A few 64,000 Iranian pilgrims will return home in the coming days by 218 flights to different cities throughout the country. The reports have set up a war of words between mainly Shiite Iran and overwhelmingly Sunni Saudi Arabia.
Responding to the blast from Iran, Saudi Foreign Minister said, “This is not a situation with which to play politics”.
Iranian leaders have been critical of Saudi officials and blamed their mismanagement of the massive crowds for the deaths.
“I ask the Saudi Arabian government to take responsibility for this catastrophe and fulfill its legal and Islamic duties in this regard”, Iran’s President Hassan Rouhani, in New York for the UN General Assembly, said in a statement. “The al-Saud must be responsive”, Iran’s State Prosecutor Ebrahim Raisi told state TV, referring to Saudi Arabia’s ruling family.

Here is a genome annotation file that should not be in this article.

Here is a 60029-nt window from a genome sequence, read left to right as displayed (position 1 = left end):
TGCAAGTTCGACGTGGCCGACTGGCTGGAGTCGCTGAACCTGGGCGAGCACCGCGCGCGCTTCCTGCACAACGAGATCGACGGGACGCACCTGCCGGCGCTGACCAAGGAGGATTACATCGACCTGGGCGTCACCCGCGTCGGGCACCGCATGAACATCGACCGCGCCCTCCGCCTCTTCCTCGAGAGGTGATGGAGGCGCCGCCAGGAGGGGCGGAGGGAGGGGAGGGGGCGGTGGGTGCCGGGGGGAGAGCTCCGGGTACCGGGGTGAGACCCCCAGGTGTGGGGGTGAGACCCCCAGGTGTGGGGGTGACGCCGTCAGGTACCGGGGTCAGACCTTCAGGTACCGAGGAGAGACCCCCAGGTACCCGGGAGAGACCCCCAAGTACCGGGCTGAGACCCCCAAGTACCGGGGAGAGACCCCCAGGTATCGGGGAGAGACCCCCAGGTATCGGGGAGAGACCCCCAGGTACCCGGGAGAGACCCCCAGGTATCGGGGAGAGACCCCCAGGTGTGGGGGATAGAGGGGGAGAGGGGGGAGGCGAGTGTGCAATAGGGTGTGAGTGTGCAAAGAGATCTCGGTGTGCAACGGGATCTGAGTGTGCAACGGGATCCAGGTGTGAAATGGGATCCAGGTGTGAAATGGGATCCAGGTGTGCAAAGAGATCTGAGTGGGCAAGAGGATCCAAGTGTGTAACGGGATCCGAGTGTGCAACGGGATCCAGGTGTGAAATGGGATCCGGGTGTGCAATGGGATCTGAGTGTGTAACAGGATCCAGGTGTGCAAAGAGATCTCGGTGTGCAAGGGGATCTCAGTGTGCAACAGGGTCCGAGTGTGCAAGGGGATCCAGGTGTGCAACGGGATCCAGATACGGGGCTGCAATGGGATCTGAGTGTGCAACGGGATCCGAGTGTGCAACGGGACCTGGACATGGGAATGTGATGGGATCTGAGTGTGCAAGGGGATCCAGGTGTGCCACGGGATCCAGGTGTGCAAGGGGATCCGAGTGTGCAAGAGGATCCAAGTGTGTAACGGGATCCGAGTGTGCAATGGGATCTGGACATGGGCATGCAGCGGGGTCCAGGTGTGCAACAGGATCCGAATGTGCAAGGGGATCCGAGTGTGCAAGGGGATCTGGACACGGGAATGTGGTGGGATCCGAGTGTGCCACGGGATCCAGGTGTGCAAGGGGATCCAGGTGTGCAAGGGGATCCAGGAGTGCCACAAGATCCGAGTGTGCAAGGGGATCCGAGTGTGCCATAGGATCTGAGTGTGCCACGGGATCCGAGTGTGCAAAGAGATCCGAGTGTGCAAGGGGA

Speaking before a meeting with Secretary of State John Kerry at the United Nations on Sunday, he added that “we are going to disclose the truth when it comes out and not hide anything”.
The Iranian delegation is still waiting for visas to enter Saudi Arabia, in order to start overseeing the treatment of injured Iranians and the repatriation of the remains of victims of the stampede, according to Iranian state television.
The stampede that caused the death of 769 and the injury of over 900 pilgrims performing the final rituals of Hajj is a tragedy, no doubt, but no country should use the disaster for political ends.
India’s Foreign Minister Sushma Swaraj tweeted that Saudi authorities have released photos of pilgrims who died in Thursday’s stampede.
King Salman has ordered an urgent safety review into the tragedy, admitting there was a need “to improve” organisation at the pilgrimage attended by nearly two million people this year.
Iran says that at least 136 Iranians are among the dead, while more than 300 other Iranians remain unaccounted for, including former ambassador to Lebanon Ghazanfar Roknabadi, the Fars news agency reported. Combined with the crane collapse this month, which killed more than 100 people, this pilgrimage season has been particularly harrowing.